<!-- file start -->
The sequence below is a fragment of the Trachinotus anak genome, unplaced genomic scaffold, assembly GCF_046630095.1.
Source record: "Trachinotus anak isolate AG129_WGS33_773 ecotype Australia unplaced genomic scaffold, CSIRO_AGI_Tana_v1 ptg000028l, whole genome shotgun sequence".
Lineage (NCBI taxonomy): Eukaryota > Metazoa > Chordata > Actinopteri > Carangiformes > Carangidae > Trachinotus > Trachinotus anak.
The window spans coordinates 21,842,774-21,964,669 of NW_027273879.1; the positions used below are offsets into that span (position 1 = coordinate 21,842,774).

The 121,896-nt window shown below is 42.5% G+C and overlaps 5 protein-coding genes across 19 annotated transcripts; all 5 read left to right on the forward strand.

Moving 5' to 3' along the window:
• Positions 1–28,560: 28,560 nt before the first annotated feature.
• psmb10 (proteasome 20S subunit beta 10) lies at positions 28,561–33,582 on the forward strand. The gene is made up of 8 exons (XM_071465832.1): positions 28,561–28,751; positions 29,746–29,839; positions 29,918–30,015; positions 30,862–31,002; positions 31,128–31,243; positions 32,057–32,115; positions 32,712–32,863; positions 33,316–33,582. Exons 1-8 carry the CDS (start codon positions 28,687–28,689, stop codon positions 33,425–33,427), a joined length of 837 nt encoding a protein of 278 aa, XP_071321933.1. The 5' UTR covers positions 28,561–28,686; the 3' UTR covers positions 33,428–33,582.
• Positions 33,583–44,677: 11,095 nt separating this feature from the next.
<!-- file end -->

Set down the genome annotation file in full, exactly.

The sequence below is a fragment of the Trachinotus anak genome, unplaced genomic scaffold, assembly GCF_046630095.1.
Source record: "Trachinotus anak isolate AG129_WGS33_773 ecotype Australia unplaced genomic scaffold, CSIRO_AGI_Tana_v1 ptg000028l, whole genome shotgun sequence".
Lineage (NCBI taxonomy): Eukaryota > Metazoa > Chordata > Actinopteri > Carangiformes > Carangidae > Trachinotus > Trachinotus anak.
The window spans coordinates 21,842,774-21,964,669 of NW_027273879.1; the positions used below are offsets into that span (position 1 = coordinate 21,842,774).

The 121,896-nt window shown below is 42.5% G+C and overlaps 5 protein-coding genes across 19 annotated transcripts; all 5 read left to right on the forward strand.

Moving 5' to 3' along the window:
• Positions 1–28,560: 28,560 nt before the first annotated feature.
• psmb10 (proteasome 20S subunit beta 10) lies at positions 28,561–33,582 on the forward strand. The gene is made up of 8 exons (XM_071465832.1): positions 28,561–28,751; positions 29,746–29,839; positions 29,918–30,015; positions 30,862–31,002; positions 31,128–31,243; positions 32,057–32,115; positions 32,712–32,863; positions 33,316–33,582. Exons 1-8 carry the CDS (start codon positions 28,687–28,689, stop codon positions 33,425–33,427), a joined length of 837 nt encoding a protein of 278 aa, XP_071321933.1. The 5' UTR covers positions 28,561–28,686; the 3' UTR covers positions 33,428–33,582.
• Positions 33,583–44,677: 11,095 nt separating this feature from the next.